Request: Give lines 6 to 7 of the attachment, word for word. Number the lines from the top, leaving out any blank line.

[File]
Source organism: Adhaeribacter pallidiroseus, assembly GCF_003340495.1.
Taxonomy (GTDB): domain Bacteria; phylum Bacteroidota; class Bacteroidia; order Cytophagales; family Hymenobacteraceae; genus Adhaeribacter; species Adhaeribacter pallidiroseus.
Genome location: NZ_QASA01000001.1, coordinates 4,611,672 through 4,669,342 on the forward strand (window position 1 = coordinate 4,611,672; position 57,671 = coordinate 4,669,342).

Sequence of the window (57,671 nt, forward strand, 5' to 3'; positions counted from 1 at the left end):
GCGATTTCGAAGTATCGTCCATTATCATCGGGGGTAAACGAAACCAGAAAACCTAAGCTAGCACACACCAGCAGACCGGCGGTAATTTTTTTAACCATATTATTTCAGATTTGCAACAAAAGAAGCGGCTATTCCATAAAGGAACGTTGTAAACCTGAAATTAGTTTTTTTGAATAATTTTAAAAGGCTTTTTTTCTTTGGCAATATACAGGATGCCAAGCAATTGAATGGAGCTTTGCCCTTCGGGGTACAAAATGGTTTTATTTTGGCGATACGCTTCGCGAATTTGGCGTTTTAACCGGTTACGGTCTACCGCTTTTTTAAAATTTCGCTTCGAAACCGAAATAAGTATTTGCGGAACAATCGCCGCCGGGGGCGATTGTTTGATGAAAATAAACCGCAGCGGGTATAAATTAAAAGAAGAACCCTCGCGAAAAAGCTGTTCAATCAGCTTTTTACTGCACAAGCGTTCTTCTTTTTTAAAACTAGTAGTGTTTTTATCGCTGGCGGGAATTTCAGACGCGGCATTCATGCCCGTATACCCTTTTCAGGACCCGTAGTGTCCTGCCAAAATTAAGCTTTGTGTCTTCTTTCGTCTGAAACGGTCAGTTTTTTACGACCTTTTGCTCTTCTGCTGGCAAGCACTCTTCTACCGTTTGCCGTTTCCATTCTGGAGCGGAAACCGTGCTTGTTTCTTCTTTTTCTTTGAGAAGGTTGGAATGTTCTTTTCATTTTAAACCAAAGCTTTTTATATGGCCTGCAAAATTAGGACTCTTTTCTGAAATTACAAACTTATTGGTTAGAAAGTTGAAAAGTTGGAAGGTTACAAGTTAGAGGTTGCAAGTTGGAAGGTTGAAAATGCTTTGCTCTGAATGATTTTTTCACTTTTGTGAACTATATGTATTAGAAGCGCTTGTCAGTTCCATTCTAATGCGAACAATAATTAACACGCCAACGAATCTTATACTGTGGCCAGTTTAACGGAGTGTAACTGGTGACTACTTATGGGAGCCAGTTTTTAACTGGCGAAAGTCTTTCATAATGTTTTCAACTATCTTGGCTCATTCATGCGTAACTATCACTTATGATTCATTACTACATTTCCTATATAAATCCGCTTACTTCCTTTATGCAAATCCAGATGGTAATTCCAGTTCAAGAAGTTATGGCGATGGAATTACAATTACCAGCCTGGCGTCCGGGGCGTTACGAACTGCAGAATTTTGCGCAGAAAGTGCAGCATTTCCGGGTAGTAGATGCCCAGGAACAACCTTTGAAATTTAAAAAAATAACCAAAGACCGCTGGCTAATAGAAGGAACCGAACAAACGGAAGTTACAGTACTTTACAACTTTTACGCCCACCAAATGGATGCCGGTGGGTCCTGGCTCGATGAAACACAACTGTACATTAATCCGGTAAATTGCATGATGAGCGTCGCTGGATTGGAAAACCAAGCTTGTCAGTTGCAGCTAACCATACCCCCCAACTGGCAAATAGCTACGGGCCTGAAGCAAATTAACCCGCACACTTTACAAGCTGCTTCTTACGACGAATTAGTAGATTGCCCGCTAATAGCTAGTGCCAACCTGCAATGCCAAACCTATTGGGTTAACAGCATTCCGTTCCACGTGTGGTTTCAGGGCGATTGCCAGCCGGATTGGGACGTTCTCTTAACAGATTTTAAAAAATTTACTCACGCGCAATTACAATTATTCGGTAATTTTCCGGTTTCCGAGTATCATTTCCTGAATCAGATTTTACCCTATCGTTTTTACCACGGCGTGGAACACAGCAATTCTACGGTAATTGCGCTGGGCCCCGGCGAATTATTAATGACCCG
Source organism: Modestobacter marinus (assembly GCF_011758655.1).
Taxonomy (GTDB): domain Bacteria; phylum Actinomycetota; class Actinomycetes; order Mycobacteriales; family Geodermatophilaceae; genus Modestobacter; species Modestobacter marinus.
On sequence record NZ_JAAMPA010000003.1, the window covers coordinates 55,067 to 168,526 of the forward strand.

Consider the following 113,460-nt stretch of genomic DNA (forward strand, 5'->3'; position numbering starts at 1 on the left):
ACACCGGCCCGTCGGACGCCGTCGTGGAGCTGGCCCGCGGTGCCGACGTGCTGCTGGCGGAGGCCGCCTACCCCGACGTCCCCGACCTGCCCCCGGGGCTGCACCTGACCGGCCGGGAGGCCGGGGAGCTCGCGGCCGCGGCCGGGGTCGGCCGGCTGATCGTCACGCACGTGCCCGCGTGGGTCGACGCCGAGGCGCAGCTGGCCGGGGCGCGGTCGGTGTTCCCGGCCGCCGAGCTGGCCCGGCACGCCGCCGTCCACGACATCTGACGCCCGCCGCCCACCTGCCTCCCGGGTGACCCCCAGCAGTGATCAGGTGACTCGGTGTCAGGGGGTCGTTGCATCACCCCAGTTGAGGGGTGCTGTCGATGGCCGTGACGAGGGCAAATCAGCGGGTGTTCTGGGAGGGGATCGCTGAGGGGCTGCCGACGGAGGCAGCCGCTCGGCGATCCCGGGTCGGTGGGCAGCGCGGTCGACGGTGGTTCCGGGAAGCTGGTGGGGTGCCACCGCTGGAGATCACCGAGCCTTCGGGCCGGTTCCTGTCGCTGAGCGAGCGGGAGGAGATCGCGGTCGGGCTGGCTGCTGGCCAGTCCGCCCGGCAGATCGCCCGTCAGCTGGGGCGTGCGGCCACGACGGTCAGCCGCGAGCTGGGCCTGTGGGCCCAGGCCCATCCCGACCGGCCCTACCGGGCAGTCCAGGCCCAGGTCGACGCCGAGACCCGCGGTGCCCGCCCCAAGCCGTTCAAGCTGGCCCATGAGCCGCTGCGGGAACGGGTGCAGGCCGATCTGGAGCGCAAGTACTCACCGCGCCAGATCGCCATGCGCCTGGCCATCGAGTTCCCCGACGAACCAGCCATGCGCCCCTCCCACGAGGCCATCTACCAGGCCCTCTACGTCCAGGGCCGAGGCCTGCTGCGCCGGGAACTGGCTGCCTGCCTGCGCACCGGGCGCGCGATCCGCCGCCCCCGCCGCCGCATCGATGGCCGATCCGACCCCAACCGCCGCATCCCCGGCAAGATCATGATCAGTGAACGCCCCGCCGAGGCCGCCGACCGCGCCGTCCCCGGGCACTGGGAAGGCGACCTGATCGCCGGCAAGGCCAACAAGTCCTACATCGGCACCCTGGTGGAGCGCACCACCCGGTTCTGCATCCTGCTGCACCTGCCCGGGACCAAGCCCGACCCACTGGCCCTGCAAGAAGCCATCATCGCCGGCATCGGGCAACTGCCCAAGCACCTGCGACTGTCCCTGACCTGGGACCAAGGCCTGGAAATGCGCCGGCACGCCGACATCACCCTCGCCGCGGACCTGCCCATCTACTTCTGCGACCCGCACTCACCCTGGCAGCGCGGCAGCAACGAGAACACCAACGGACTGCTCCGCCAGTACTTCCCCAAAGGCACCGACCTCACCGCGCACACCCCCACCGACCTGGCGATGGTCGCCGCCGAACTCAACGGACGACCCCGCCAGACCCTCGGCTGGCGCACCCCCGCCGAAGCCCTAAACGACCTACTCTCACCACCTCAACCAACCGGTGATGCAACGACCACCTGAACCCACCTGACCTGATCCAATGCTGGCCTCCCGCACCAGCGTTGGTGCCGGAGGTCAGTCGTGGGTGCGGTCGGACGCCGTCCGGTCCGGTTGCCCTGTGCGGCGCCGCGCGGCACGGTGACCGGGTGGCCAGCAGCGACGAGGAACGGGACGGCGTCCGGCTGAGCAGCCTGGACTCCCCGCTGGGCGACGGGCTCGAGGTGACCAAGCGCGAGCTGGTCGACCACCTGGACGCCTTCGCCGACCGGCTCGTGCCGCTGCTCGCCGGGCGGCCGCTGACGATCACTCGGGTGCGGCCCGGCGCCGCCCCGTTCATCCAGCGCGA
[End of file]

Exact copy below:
Source organism: Modestobacter marinus (assembly GCF_011758655.1).
Taxonomy (GTDB): domain Bacteria; phylum Actinomycetota; class Actinomycetes; order Mycobacteriales; family Geodermatophilaceae; genus Modestobacter; species Modestobacter marinus.